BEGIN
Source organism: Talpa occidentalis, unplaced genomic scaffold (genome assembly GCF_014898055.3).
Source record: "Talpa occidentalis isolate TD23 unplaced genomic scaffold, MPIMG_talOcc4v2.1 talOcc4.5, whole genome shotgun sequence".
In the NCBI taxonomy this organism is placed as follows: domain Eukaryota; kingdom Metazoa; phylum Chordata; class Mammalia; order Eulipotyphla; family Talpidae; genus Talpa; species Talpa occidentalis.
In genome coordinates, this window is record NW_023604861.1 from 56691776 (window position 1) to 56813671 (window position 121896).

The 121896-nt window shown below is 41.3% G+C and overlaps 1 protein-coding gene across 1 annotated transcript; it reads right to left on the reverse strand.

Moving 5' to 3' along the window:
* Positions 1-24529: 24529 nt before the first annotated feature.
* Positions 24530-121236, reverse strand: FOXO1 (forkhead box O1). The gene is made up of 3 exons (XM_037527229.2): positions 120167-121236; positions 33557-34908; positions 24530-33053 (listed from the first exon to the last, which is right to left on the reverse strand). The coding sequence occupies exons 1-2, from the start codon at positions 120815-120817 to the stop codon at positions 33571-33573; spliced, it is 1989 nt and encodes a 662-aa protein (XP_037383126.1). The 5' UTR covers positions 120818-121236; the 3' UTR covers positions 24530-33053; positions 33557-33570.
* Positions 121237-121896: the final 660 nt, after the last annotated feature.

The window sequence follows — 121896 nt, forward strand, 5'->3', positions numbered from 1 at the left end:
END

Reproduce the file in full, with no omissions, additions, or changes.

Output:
Source organism: Talpa occidentalis, unplaced genomic scaffold (genome assembly GCF_014898055.3).
Source record: "Talpa occidentalis isolate TD23 unplaced genomic scaffold, MPIMG_talOcc4v2.1 talOcc4.5, whole genome shotgun sequence".
In the NCBI taxonomy this organism is placed as follows: domain Eukaryota; kingdom Metazoa; phylum Chordata; class Mammalia; order Eulipotyphla; family Talpidae; genus Talpa; species Talpa occidentalis.
In genome coordinates, this window is record NW_023604861.1 from 56691776 (window position 1) to 56813671 (window position 121896).

The 121896-nt window shown below is 41.3% G+C and overlaps 1 protein-coding gene across 1 annotated transcript; it reads right to left on the reverse strand.

Moving 5' to 3' along the window:
* Positions 1-24529: 24529 nt before the first annotated feature.
* Positions 24530-121236, reverse strand: FOXO1 (forkhead box O1). The gene is made up of 3 exons (XM_037527229.2): positions 120167-121236; positions 33557-34908; positions 24530-33053 (listed from the first exon to the last, which is right to left on the reverse strand). The coding sequence occupies exons 1-2, from the start codon at positions 120815-120817 to the stop codon at positions 33571-33573; spliced, it is 1989 nt and encodes a 662-aa protein (XP_037383126.1). The 5' UTR covers positions 120818-121236; the 3' UTR covers positions 24530-33053; positions 33557-33570.
* Positions 121237-121896: the final 660 nt, after the last annotated feature.

The window sequence follows — 121896 nt, forward strand, 5'->3', positions numbered from 1 at the left end: